CASE 12828 Published on 30.07.2015

Jejunal diverticulosis


Abdominal imaging

Case Type

Clinical Cases


J.P. Toirkens1, L. Slobbe2, G.J. Collet3

1. Department of Radiology
2. Department of Internal Medicine
3. Department of Surgery
Havenziekenhuis, 3011 TD
Rotterdam, The Netherlands

67 years, male

Area of Interest Abdomen ; Imaging Technique CT
Clinical History
A 67-year-old man had progressive abdominal complaints, which were non-specific and eventually caused substantial weight loss. Thirty minutes after eating he suffered from severe pain and sometimes cramp attacks in his upper abdomen. His previous medical history was unremarkable. Blood analysis, ultrasound and upper endoscopy did not show any abnormalities.
Imaging Findings
A multislice abdominal CT after intravenous contrast was performed, which at the first glance showed abnormal dilatation of the proximal small bowel in the left upper abdomen. When inspecting this region more carefully, multiple diverticula with small orifices could be identified. Focal intestinal pneumatosis was seen in a few diverticula. There were no signs of perforation or portal venous air. Some bowel parts showed the “small bowel faeces sign” [1], consistent with subacute or low-grade obstruction. There was no obvious identifiable transition point, mass or mural thickening. The jejunal villous architecture was preserved. The mesenteric fat was not infiltrated and the mesenteric lymph nodes were not enlarged.
A laparoscopy was performed, which showed massive jejunal dilatation and multiple jejunal diverticula with a small part at the distal end having a thickened bowel wall. The surgeon resected 1.5 meters of the proximal jejunum. The complaints disappeared completely after the operation.
Small bowel diverticula are sac-like extraluminal mucosal herniations emerging within the internal lining at the entrance of the mesenterial vessels (locus minoris resistentiae), probably as a result of dyskinesia and increased intraluminal pressure.
Small-bowel diverticulosis is most frequently located in the duodenum. Jejunal diverticula are more rare, with a prevalence in barium studies and autopsy from 1 to 2% [2]. Patients are typically in their 6th or 7th decade.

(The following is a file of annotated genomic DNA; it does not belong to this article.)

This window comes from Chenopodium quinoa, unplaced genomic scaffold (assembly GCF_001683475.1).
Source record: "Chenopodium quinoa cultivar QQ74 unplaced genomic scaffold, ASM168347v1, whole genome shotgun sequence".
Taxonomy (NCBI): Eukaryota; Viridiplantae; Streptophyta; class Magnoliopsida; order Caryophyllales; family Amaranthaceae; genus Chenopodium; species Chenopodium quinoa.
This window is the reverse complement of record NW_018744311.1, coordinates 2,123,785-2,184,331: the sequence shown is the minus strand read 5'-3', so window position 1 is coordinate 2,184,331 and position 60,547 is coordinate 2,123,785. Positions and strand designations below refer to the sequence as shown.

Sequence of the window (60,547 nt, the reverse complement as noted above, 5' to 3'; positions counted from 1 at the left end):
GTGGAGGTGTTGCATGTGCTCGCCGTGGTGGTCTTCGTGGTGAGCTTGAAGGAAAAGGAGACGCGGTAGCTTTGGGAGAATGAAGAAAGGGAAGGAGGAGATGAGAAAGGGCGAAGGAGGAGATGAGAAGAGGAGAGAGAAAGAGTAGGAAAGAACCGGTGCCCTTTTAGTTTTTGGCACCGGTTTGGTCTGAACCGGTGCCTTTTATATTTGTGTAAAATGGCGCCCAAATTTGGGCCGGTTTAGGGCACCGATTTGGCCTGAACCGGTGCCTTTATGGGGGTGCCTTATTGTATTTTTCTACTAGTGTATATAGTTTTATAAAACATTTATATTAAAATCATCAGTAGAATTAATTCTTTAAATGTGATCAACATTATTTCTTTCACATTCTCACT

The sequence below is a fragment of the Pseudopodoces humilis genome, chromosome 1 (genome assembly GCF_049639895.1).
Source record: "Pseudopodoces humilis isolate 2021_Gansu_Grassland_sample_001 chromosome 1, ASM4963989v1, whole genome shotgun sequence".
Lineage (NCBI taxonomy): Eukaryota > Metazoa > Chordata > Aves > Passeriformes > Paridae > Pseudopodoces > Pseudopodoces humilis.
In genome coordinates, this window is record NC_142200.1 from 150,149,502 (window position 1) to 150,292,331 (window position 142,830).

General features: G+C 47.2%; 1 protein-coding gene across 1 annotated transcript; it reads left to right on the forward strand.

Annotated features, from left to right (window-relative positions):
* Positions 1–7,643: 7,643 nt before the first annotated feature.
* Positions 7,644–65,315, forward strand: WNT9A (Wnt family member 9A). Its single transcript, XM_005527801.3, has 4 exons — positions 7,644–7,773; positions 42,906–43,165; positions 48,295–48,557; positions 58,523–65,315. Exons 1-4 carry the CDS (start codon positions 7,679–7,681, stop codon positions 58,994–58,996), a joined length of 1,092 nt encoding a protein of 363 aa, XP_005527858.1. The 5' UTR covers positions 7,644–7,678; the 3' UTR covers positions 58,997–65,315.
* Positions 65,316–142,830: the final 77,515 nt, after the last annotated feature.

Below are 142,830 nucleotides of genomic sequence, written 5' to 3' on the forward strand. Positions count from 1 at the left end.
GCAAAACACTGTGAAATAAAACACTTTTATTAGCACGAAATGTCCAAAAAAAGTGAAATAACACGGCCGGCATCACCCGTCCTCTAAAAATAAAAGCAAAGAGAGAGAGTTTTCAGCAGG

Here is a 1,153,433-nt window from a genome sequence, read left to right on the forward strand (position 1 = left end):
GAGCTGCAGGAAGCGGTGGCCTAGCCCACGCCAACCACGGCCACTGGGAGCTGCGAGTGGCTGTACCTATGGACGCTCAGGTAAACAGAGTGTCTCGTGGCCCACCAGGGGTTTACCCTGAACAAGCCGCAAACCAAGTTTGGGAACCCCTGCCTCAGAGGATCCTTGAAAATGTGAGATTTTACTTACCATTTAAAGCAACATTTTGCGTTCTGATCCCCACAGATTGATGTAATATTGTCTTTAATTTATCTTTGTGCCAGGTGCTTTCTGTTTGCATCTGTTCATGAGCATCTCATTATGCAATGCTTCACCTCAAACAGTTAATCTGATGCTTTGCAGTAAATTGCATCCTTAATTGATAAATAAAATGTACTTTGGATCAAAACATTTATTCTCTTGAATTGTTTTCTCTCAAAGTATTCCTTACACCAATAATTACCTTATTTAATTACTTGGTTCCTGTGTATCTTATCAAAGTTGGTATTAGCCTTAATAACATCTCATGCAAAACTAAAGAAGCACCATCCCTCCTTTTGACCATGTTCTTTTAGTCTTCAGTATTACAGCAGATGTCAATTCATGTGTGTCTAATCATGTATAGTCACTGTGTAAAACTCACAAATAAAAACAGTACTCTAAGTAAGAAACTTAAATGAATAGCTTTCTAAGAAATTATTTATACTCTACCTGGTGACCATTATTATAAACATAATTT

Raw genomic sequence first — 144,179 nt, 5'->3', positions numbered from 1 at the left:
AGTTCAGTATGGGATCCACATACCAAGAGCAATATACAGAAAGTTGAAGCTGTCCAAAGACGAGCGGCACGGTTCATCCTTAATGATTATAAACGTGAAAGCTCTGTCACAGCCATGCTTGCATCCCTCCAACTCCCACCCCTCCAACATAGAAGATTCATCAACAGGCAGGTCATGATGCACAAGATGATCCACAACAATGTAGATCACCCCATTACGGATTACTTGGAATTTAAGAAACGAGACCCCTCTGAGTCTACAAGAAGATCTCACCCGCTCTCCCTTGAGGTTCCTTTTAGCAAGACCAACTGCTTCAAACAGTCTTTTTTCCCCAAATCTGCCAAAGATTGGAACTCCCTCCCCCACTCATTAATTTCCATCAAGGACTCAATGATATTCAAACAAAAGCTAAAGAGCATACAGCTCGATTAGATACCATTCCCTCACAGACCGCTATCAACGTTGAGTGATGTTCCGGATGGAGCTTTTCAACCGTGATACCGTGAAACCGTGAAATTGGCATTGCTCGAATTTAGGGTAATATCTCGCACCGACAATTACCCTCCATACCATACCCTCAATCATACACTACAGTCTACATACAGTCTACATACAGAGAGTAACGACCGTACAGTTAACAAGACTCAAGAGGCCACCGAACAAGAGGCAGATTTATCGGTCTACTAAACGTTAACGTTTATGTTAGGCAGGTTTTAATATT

Generally, these lesions are only discovered incidentally or in case of complications causing acute abdominal symptoms due to perforation, bleeding, obstruction (bezoar/stricture), or infection. [2-5] The diverticula can cause longstanding non-specific abdominal complaints like epigastric pain or a bloating sensation, but most patients are symptom-free. Stasis in the diverticula causes bacterial overgrowth, which can result in diarrhoea and malabsorption.

Until recently, these lesions were more often described in small-bowel barium studies, but due to a shift toward CT, barium studies are currently seldom performed. Fintelmann et al. point out the pitfall of missing or underestimating the diverticular disease on CT probably because of the subtle criteria and the relatively rare diagnosis [2]. Diverticula can be seen on CT images as ovoid or round structures outside the lumen of the small bowel with smooth, barely discernible walls without small-bowel folds. Sometimes, small-bowel wall emphysema is present because the thin wall of the diverticula enables luminal gas to translocate into the wall. This pneumatosis has to be differentiated from other causes like ischemia or infection. No portal venous air should be found. The diverticula are filled with fluid, air or, in chronic stasis, stool-like components can be seen because of water absorption (small bowel faeces sign). [1] They can be easily overlooked and mistaken for loops themselves. Recognition of the eccentric location and multiplanar analysis visualizing the orifices can give the clue. In complicated diverticular disease the affected area is identified by secondary signs like fatty infiltration (diverticulitis), contrast extravasation (active bleeding), or free intra-abdominal air (perforation).
Treatment is generally surgical resection of the affected bowel segment.

In conclusion, jejunal diverticulosis can be related to aspecific abdominal complaints. The diverticula can be seen as spheric structures with a thin, smooth wall without folds outside, but with a connection to the small-bowel lumen. Careful reading of the CT examination paying special attention to the small bowel can lead to the diagnosis and may prevent the risk of possible complications.
Differential Diagnosis List
Jejunal diverticulosis
Perforated neoplasm
Foreign body perforation
Crohn’s disease
Small bowel ulcerations from non-steroidal anti-inflammatory drugs
Final Diagnosis
Jejunal diverticulosis
Case information
DOI: 10.1594/EURORAD/CASE.12828
ISSN: 1563-4086